What happens when you enter a black hole? It is a question posed by scientists and science fiction writers alike, but not one that can be easily tested in the real world. In an attempt to answer that question in a visual way, Alessandro Roussel, a French theoretical physicist who studied at the University of Cambridge, put out a pair of videos on his science education channel ScienceClic.
BACKGROUND: BLACK HOLES AND WORMHOLES
A number of mathematicians and theoretical physicists have offered ideas as to what might happen if someone or something tried to enter a black hole. A recent story by The Debrief noted that they may even represent the front door to an interstellar wormhole that can traverse both space and time.
Such ideas are popular in science fiction, where the bone-crushing gravity of black holes is often navigable. However, most mainstream scientists believe that the forces of a real black hole would be too great to survive, and the intense effects of its insane gravity would likely make that death both beautiful and terrifying all at the same time.
ANALYSIS: A VIDEO IS WORTH A THOUSAND WORDS
To start the first video, Roussel zeroes in on the massive black hole at the center of the Milky Way galaxy. Named Sagittarius, this light sucking space hole sits idly by, waiting for the illustrator’s theoretical spacecraft to approach.
Here, Roussel has his theoretical space traveler exit the ship and begin their fall into the black hole, a fall he notes “will last about one hour,” and that “will be fatal to us.” From there, the video is broken into two main sections.
The first, titled, PHASE 1: BEFORE THE FALL, outlines the issues our intrepid space traveler would experience even before entering the black hole proper due to the sheer amount of mass the black hole contains. Radiation is also accounted for, which Roussel notes “blinds” our space traveler almost immediately, if not simply burning him or her alive.
57 minutes into this theoretical hour-long journey, and assuming proper protection against heat and radiation, the hypothetical space traveler has arrived at the threshold of the black hole’s edges, or the event horizon. This starts the second part of the video, PHASE 2: CROSSING THE HORIZON.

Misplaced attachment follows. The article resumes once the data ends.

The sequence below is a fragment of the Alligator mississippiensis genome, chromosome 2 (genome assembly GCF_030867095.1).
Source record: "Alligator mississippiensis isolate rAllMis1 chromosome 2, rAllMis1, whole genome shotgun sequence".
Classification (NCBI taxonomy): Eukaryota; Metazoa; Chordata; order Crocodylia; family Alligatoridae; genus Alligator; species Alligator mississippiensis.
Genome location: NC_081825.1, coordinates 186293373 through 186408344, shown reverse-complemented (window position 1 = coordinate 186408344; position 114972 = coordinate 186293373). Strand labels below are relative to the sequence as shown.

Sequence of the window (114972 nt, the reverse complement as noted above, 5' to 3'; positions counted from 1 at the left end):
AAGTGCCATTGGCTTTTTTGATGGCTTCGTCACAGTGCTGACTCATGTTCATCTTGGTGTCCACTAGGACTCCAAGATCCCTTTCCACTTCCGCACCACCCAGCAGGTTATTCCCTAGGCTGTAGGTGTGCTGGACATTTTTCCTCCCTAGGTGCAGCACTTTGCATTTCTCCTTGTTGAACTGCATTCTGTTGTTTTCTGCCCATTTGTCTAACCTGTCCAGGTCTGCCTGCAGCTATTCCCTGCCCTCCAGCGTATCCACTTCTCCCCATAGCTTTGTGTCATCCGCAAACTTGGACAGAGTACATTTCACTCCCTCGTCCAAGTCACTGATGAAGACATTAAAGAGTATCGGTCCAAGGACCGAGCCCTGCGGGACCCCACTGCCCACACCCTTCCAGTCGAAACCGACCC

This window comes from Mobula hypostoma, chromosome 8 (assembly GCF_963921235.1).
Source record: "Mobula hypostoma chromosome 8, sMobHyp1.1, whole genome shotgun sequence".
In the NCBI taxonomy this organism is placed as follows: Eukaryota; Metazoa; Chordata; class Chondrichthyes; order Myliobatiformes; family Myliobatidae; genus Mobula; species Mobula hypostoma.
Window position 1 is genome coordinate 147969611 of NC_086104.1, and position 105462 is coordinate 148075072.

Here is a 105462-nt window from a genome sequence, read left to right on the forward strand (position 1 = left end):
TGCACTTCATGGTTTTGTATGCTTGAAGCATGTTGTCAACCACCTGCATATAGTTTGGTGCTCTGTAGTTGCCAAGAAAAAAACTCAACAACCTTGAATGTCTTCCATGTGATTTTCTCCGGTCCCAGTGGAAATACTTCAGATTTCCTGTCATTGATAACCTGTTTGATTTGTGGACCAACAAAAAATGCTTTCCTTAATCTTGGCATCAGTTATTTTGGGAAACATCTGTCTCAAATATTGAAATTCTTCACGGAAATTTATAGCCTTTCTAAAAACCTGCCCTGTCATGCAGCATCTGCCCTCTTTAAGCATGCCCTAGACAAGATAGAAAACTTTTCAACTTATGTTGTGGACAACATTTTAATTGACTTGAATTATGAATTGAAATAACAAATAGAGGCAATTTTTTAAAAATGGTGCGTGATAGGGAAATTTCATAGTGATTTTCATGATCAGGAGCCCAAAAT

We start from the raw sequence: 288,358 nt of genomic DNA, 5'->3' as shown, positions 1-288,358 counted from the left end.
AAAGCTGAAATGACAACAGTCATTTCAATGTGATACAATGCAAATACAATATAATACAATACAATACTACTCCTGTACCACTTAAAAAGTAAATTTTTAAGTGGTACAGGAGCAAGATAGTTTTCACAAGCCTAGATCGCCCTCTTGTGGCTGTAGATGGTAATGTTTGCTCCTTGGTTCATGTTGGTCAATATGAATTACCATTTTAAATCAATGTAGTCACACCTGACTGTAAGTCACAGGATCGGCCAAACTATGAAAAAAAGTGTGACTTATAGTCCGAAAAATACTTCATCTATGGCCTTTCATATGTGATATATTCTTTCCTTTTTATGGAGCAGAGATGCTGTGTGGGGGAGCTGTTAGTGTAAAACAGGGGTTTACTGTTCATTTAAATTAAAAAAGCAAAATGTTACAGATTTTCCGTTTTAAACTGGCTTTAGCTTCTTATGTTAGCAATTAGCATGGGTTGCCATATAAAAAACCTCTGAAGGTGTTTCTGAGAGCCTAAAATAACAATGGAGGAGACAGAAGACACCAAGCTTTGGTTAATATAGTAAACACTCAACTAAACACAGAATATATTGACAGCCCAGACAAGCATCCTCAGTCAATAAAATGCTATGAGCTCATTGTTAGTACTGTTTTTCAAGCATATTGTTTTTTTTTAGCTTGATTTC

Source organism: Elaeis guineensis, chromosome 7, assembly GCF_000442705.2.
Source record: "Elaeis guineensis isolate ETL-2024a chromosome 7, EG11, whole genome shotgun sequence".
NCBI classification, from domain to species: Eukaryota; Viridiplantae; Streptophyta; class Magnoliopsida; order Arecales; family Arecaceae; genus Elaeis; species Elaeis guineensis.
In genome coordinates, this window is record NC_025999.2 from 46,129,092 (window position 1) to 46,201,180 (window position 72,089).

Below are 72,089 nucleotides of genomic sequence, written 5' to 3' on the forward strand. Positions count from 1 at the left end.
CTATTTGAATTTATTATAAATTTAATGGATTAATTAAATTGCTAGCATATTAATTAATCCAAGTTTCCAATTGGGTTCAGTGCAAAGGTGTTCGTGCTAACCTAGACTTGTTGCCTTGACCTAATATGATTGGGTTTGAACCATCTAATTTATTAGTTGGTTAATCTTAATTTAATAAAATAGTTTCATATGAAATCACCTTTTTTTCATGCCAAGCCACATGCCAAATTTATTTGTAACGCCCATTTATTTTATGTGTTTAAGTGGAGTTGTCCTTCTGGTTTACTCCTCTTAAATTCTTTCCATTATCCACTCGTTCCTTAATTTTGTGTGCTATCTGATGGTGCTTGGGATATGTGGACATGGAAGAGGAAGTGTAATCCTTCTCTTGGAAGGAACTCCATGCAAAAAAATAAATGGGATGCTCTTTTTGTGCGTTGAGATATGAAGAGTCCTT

At this point, the video notes, “passengers who remained in the spaceship see our image fade and gradually slow down, until freezing on the horizon.” The reasons for this are extremely interesting, leading to the intrepid traveler next crossing the “photon barrier” and sidling oh so close to the actual event horizon. “After this moment it will be impossible for us to go back,” the video states.
What the astronaut actually sees and feels at this point is described in great detail, and merits watching closely. But the most incredible aspect is what happens once the traveler finally inches right up next to the center of the black hole itself. No spoilers, but the not-so-scientific term “Spaghettification,” is used, and not in a good way.
OUTLOOK: A BLACK HOLE IS NO FUN BUT THESE VIDEOS SURE ARE
As Rousell notes, what happens next is anyone’s guess. His video narration states that “modern physics cannot describe what happens this close to the center of a black hole,” before going into some theories, but even then no concrete answer is given. Still, the visuals are impressive, and the ideas presented give a good, simple to understand outline of what most scientists think would happen if someone actually tried to enter a black hole.
Just for fun, the same YouTube channel provided a quick video animation of the whole thing without any narration. It’s a great watch all on its own, and lasts just two minutes. So eat that popcorn fast. Or some spaghetti (you’ll get that joke after watching the video).
Follow and connect with author Christopher Plain on Twitter: @plain_fiction